The major and protracted humanitarian crisis in Myanmar's northern Rakhine State has serious local, regional and global implications. Many have rightly deplored the human rights situation and called for urgent humanitarian assistance while the world has become preoccupied with the silence of Aung San Suu Kyi and her fall from grace.
What appears to have gone largely unquestioned, however, is that the military and the government now ascribe the causes of the current conflict to ‘terrorism’. This convenient explanation should not be accepted at face value.
After a series of coordinated attacks against police on 25 August, the government's Anti-Terrorism Committee declared the Arakan Rohingya Salvation Army (ARSA) to be a terrorist organisation.
While this is the first time a group has been declared a terrorist organisation under the nation's new Anti-Terrorism Law, branding an armed group as ‘terrorist’ appears to be a new trend in Myanmar. On 20 November 2016, the Northern Alliance - a coalition supported by the Kachin, Talaung, Arakan and Kokang ethnic armed groups - began planned attacks on military and police in northern Shan State. In response, on 3 December, the Defence Minister raised a call to brand the Northern Alliance as a ‘terrorist organisation’ in the lower house of national parliament. The same proposal was then raised in the Shan State Hluttaw by the military members of parliament and the Union Solidarity and Development Party (USDP) where it succeeded, 61 votes to 45.
This declaration of the Northern Alliance as a terrorist organisation was highly controversial. This is not only because it was initiated at the state level, but also because in the past these groups have simply been referred to in Myanmar as 'ethnic armed groups'.
Now the terrorist label is also being applied to the ARSA. This is despite the fact that some of ARSA's tactics are not necessarily different from those used previously by either the military or other armed ethnic groups.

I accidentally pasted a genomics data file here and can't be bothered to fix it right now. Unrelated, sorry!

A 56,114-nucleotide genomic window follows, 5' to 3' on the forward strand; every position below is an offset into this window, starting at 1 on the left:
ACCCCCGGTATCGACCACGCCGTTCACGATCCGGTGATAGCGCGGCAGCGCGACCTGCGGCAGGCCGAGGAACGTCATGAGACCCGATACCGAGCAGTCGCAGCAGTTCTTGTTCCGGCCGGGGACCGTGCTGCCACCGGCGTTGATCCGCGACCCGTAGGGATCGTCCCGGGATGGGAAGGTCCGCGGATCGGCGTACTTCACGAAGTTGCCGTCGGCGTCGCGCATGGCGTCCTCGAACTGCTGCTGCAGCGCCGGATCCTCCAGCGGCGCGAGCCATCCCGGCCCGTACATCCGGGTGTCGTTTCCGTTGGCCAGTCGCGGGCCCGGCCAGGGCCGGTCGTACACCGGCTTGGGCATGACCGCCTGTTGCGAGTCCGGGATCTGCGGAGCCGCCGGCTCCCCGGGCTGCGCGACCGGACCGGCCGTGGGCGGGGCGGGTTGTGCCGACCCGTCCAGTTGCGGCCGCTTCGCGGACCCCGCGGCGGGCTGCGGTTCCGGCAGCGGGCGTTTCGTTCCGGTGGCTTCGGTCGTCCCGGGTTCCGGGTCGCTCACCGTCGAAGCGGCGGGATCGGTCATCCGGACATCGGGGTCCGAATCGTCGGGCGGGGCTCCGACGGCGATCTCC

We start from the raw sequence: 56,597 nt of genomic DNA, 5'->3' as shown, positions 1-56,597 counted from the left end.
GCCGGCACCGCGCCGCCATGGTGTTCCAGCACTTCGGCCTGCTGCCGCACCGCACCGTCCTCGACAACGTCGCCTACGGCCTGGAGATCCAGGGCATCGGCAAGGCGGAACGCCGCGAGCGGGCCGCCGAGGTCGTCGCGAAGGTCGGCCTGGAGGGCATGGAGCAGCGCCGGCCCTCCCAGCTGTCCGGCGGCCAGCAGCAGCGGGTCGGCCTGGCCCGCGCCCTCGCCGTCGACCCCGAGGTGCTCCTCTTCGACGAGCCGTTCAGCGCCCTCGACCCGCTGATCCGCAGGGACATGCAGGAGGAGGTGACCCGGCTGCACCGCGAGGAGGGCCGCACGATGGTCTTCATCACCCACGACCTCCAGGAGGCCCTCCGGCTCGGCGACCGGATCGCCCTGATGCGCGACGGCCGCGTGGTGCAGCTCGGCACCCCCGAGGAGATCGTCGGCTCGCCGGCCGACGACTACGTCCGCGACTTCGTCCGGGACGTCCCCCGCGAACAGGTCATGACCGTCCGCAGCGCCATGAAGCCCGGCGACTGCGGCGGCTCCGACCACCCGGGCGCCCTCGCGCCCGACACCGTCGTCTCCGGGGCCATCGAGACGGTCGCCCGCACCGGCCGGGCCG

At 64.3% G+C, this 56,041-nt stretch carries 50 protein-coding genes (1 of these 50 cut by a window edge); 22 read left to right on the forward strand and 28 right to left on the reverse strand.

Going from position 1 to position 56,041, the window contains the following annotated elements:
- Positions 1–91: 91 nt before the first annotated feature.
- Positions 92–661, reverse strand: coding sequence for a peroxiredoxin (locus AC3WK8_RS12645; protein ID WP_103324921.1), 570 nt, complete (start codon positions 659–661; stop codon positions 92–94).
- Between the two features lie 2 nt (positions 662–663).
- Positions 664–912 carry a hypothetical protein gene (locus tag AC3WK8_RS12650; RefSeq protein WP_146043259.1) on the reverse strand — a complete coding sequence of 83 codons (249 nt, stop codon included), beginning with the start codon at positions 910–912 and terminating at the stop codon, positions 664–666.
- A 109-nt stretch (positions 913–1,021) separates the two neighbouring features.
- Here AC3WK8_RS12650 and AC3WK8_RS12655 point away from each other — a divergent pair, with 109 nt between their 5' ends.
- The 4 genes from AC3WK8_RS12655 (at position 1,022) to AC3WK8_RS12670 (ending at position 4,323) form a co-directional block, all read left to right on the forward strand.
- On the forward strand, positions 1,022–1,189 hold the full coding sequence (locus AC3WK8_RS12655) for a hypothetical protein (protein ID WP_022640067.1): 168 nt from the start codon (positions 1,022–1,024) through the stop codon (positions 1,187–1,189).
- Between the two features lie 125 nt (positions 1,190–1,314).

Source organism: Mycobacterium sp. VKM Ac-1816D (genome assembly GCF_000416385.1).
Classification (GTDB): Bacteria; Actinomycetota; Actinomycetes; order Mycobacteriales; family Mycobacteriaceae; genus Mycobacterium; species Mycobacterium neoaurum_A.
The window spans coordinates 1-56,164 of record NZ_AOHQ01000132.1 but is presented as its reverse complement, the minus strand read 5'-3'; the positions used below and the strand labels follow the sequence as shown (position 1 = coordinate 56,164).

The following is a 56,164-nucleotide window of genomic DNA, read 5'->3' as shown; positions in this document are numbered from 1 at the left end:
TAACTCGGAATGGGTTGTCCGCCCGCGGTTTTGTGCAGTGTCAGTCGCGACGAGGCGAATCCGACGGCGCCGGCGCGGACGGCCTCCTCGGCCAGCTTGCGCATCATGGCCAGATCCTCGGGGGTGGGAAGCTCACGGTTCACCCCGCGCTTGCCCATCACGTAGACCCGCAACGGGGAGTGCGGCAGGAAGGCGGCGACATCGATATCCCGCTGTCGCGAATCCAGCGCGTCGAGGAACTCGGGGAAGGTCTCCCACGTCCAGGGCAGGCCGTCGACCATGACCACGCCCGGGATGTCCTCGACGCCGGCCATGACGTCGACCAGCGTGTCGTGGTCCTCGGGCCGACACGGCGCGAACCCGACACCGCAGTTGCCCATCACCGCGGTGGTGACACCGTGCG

The declaration of ARSA as a terrorist organisation will have far-reaching consequences, some of which will likely result from major deficiencies in the Anti-Terrorism Law itself. For this is a classic example of a ‘model’ law gone very wrong. While some of the provisions are translations from a global model, many recommended safeguards are absent in Myanmar.
The Anti-Terrorism Committee is headed by the Minister of Home Affairs, who in Myanmar is chosen by the military. The Committee’s mandate is broad. There are no requirements to be a member of the Committee, nor any limit on how many members the Committee can have.
The term of office of the members of the Committee is unspecified. The extent, or more importantly the limits, of their powers are unknown. It remains unclear what investigative or evidential basis is needed to justify declaring a group to be a terrorist organisation.
Worryingly, Anti-Terrorism Committee members or members of the public stand to gain financial rewards if they ‘dob in’ a terrorist. There are also blanket immunity clauses for the military and for Committee members. Committee members cannot be prosecuted for any wrongdoing.
Given that some offences under the Anti-Terrorism Law attract the death penalty, there is much at stake.
In addition to declaring the ARSA a terrorist group, the military and police now appear to be targeting specific individuals under the Anti-Terrorism Law. These tactics mirror the use of the infamous section 66(d) of the Telecommunications Law, used to imprison many journalists and activists. The use of section 66(d) has attracted international condemnation; so too should the Anti-Terrorism Law.
For example, on 1 September, Shwe Maung, a former prominent Rohingya politician for
Maungdaw Township Buthidaung (in northern Rakhine State) was charged by police under the Anti-Terrorism Law. His alleged crime is that his Facebook page contains some videos that relate to the ARSA and comments that are perceived to show support for ARSA actions.
Shwe Maung is no stranger to the obsessive and irrational persecution that plagues the Rohingya. He is an example of the falling out between the USDP (backed by the military) and elite Rohingya in northern Rakhine State.
In the 2010 elections, three Rohingya, including Shwe Maung, were elected to constituencies in northern Rakhine State. Over their five years in office, they were hounded and bullied out of national parliament.
In particular, they were extensively and intrusively questioned about their citizenship status. The situation deteriorated to such an extent that Shwe Maung fled to the United States. The police may now seek to extradite him back to Myanmar to face alleged terrorist charges.
This is the toxic and twisted politics of terrorism in Myanmar. It helps to explain the stepped-up persecution of an ethnic group which has forced more than 290,000 people to flee to Bangladesh and constitutes a larger displacement crisis than occurred in 1978, 1991 or 2012.
In Myanmar, where the military has perfected the art of terrorising people over decades, the threats come from many sides.
In recent years, for example, the vitriol of Buddhist nationalist groups has added to the anti-Muslim narrative. However, it doesn't serve the purposes of the security forces to label radical Buddhists, the military or police as terrorists in Myanmar.